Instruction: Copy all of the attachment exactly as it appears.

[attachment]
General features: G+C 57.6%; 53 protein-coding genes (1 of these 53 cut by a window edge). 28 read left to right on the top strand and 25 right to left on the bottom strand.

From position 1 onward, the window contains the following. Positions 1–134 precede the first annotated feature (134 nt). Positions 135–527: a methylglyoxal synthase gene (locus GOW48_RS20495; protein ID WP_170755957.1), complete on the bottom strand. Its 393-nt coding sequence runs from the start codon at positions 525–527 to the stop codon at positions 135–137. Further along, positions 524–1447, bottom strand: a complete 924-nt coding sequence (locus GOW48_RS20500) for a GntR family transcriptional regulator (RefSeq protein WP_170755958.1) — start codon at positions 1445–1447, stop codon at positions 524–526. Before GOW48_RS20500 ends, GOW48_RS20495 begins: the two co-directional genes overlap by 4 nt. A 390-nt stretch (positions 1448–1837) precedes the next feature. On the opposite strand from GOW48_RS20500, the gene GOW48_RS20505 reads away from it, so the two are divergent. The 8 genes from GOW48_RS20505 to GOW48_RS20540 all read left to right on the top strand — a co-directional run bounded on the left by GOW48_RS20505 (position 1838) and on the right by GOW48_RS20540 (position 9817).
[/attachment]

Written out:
General features: G+C 57.6%; 53 protein-coding genes (1 of these 53 cut by a window edge). 28 read left to right on the top strand and 25 right to left on the bottom strand.

From position 1 onward, the window contains the following. Positions 1–134 precede the first annotated feature (134 nt). Positions 135–527: a methylglyoxal synthase gene (locus GOW48_RS20495; protein ID WP_170755957.1), complete on the bottom strand. Its 393-nt coding sequence runs from the start codon at positions 525–527 to the stop codon at positions 135–137. Further along, positions 524–1447, bottom strand: a complete 924-nt coding sequence (locus GOW48_RS20500) for a GntR family transcriptional regulator (RefSeq protein WP_170755958.1) — start codon at positions 1445–1447, stop codon at positions 524–526. Before GOW48_RS20500 ends, GOW48_RS20495 begins: the two co-directional genes overlap by 4 nt. A 390-nt stretch (positions 1448–1837) precedes the next feature. On the opposite strand from GOW48_RS20500, the gene GOW48_RS20505 reads away from it, so the two are divergent. The 8 genes from GOW48_RS20505 to GOW48_RS20540 all read left to right on the top strand — a co-directional run bounded on the left by GOW48_RS20505 (position 1838) and on the right by GOW48_RS20540 (position 9817).